This time 2 years ago my husband David and I had just got engaged on a day trip to Winchester. It had been a little while coming – he was very aware that I wouldn’t cope with a surprise! – so once he had the nod that I was ready he was able to plan a special day in Winchester, a city we had often met up in, half way between my hometown of Swanage and his hometown of London.
Over dinner that evening we had fun working out our ‘comms strategy’ for how to let our loved ones know and made a few excitable phone calls over pudding too.
It didn’t take long on our train journey back to London for me to start talking details… namely rubber-stamp-based-details. This would be the first of many conversations about our wedding stationery!
Having had the privilege to work for The English Stamp Company for a year and a half, and having been privy to all sorts of elegant and fun hand-stamped wedding stationery ideas, I was more than aware that the stationery element of ‘Wedmin’ would certainly be my favourite part.
Of course, the other important details such as location, date and general plan for the day were all important too – not least because we’d be putting them on the invites! – but the opportunity to design an invite for our wedding day had certainly become my ‘to-do list’ headline.
Thankfully, David’s headline was crafting a nifty Excel spreadsheet that enabled us to keep track of budgeting and guest lists so we were both landing in our administrative happy places!
I knew I wanted us to hand-stamp the invites, not only because I find it fun and love the bespoke effect that stamping creates, but also because I wanted to use ethically sourced paper and traditional methods as much as possible.
We found some beautiful Khadi handmade paper, made from 100% cotton rag and with the wonderful kind of rough surface which loves soaking up stamped impressions. This, paired with some lovely recycled kraft paper envelopes I found at The Paperbox, made both my aesthetic and environmentally-conscious sensibilities happy!
David and I love natural styling and, growing up in the seaside town of Swanage, I knew I wanted the invitations to incorporate some of that story. As we considered the decorations we wanted for our wedding day we quickly became interested in tying in a scallop shell motif into our designs and plans. Firstly, our wedding would be hosted by the sea and secondly, the first Christmas present David bought me was of a little scallop shell coated in silver from Columbia Road Market – a mecca for any East Londoner looking to do some Christmas shopping! I wear it every day and it both reminds me of home and of him so it seemed special to use this symbol as much as possible in our wedding designs.
We have both since done more research into the meaning of a scallop shell and it is fascinating! It is considered by Christians as a symbol of renewal and also of a journey, with scallop shell illustrations lining the Camino de Santiago Pilgrimage route. A perfect symbol for the start of a marriage journey we thought!
Considering English Stamp already had this beautiful design available, it was a no brainer and we soon began working out a personalised design for our invites.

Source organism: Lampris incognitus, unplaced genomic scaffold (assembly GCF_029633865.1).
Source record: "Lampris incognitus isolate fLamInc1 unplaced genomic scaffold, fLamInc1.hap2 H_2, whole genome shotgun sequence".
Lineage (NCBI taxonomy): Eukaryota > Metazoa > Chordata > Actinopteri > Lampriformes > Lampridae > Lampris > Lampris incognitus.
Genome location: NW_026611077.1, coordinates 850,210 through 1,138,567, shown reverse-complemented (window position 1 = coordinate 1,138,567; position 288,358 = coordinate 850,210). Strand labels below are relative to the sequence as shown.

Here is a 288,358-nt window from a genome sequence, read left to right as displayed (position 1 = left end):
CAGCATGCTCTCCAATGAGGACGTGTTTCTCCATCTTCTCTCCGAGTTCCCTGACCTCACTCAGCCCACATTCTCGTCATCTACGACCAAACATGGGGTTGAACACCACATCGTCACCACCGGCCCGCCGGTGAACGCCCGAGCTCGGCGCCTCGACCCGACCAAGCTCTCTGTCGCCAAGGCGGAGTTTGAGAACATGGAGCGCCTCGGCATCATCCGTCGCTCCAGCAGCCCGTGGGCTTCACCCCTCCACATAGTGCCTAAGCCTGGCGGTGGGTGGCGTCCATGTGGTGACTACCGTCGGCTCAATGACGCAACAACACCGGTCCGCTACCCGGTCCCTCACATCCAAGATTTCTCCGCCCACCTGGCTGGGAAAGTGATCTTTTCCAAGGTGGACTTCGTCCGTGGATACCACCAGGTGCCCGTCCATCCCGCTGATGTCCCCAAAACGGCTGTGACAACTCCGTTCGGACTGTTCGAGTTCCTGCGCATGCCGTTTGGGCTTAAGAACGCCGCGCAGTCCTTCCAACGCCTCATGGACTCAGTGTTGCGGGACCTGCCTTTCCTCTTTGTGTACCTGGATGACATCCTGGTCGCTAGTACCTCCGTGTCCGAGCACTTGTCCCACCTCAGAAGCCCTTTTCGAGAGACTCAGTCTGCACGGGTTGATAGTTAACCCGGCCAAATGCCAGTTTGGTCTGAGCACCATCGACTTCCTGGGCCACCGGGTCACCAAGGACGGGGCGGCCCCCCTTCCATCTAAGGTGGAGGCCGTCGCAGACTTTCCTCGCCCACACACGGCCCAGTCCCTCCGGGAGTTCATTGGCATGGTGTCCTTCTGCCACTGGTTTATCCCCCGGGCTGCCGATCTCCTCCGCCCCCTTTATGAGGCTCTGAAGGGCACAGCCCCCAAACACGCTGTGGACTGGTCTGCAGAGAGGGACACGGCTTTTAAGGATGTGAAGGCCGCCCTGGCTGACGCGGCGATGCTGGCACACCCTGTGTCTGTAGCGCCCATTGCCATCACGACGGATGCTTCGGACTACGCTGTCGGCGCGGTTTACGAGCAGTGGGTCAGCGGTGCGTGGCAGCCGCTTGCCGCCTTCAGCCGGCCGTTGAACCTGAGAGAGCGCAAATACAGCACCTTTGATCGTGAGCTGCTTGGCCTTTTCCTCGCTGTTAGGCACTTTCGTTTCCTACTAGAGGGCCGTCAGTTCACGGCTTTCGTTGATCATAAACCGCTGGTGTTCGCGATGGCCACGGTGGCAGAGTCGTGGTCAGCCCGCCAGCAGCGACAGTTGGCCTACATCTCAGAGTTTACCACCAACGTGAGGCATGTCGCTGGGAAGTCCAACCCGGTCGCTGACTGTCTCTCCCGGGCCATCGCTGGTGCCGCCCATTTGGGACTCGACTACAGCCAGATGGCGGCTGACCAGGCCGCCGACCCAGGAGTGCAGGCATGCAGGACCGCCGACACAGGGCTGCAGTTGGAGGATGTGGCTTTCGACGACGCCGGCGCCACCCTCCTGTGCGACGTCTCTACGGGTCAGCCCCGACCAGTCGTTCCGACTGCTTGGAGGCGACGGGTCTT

THE DESIGN PROCESS
We ordered 4 stamps with English Stamp:
A Small Scallop – we stamped the right hand corners of envelopes with this as well as the top of the first side of our invitations, this stamp also came in handy when we were decorating thank you cards and making table decorations for the wedding!
A Large Scallop – we lightly inked this up in ‘Atlantic’ and stamped the background of the first side of our invites
A Bespoke text stamp using my handwriting – I scanned in the invite wording I wanted (making sure it would fit on A5) and we then stamped this in ‘Navy Blue’ raised ink pad over the light blue scallop, embossing the ‘Jess and David’ in ‘Copper’ as well as the small scallop above.
A Bespoke text stamp – I used the ‘Appareo’ font from English Stamp’s website and incorporated some mini copper embossed scallops into the stamp design too.
- A Bespoke Monogram Date Stamp – We liked the idea of sealing our envelopes with a stamp so used our initials and the scallop shell and underlined them with the date of the wedding, 04.06.16.
Hand-stamping invitations by hand in this way – especially when incorporating extra steps like multiple layers of stamps and embossing certain elements of the design – will only work for you if you enjoy creative projects like this!
If, like me, you relish hand-made cards and taking time over your correspondences then I can highly recommend the designs we chose. If you’re looking for an easier option than you can certainly pare back the hours involved by keeping your stamp designs simpler! They will look beautiful and lovingly made either way!
My recommendation is to ask your friends or family to help you – David’s parents invited us and my parents up for a weekend of wedding planning that mostly turned into a mega-stamping session and with 6 of us working on the invites we made a massive dent into our list! It was really fun watching my Dad mastering the embossing gun too!
KIT LIST FOR OUR INVITATIONS
Handmade White Cotton Rag Paper , A5 - Khadi Papers: http://khadi.com/shop/white-rag-paper-a5-w/
20 Sheets for £4.50
1 x 1 Inch Scallop stamp – £4
1 x 4 Inch Scallop stamp – £15
1 x 1 Inch Custom Stamp (D & J Initials) - £16
1 x 6 Inch Custom Stamp (Handwriting) - £42
1 x 8 Inch Custom Stamp (Appareo Font) - £52
1 x ‘Atlantic’ VersaColor Minicube - £2.50
1 x ‘Navy Blue’ Raised Ink Pad - £4
1 x ‘Copper’ Embossing Powder - £3
Embossing Heat Tool - £19.50
Kraft Fleck Envelopes, C5 – The Paperbox: https://www.thepaperbox.co.uk/
100 for £11.08